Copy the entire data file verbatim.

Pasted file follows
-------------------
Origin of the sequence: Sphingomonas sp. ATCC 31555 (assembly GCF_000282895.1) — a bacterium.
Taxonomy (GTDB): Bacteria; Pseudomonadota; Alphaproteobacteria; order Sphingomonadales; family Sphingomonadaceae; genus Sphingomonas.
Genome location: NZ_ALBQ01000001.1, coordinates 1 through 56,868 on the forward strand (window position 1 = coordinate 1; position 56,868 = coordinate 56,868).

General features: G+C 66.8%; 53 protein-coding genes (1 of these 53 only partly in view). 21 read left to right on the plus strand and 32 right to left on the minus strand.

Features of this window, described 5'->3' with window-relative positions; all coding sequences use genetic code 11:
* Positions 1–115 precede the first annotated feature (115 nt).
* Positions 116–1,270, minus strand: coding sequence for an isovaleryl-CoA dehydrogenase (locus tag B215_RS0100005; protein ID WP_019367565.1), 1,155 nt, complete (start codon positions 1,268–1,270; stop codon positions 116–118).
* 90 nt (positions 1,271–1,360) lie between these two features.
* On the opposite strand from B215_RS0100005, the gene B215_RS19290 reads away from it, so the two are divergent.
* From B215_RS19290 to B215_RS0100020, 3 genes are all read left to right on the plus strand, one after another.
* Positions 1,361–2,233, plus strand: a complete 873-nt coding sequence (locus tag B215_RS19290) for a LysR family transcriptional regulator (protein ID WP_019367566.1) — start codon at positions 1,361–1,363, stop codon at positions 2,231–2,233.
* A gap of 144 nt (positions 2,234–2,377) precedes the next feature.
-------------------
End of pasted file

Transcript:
Origin of the sequence: Sphingomonas sp. ATCC 31555 (assembly GCF_000282895.1) — a bacterium.
Taxonomy (GTDB): Bacteria; Pseudomonadota; Alphaproteobacteria; order Sphingomonadales; family Sphingomonadaceae; genus Sphingomonas.
Genome location: NZ_ALBQ01000001.1, coordinates 1 through 56,868 on the forward strand (window position 1 = coordinate 1; position 56,868 = coordinate 56,868).

General features: G+C 66.8%; 53 protein-coding genes (1 of these 53 only partly in view). 21 read left to right on the plus strand and 32 right to left on the minus strand.

Features of this window, described 5'->3' with window-relative positions; all coding sequences use genetic code 11:
* Positions 1–115 precede the first annotated feature (115 nt).
* Positions 116–1,270, minus strand: coding sequence for an isovaleryl-CoA dehydrogenase (locus tag B215_RS0100005; protein ID WP_019367565.1), 1,155 nt, complete (start codon positions 1,268–1,270; stop codon positions 116–118).
* 90 nt (positions 1,271–1,360) lie between these two features.
* On the opposite strand from B215_RS0100005, the gene B215_RS19290 reads away from it, so the two are divergent.
* From B215_RS19290 to B215_RS0100020, 3 genes are all read left to right on the plus strand, one after another.
* Positions 1,361–2,233, plus strand: a complete 873-nt coding sequence (locus tag B215_RS19290) for a LysR family transcriptional regulator (protein ID WP_019367566.1) — start codon at positions 1,361–1,363, stop codon at positions 2,231–2,233.
* A gap of 144 nt (positions 2,234–2,377) precedes the next feature.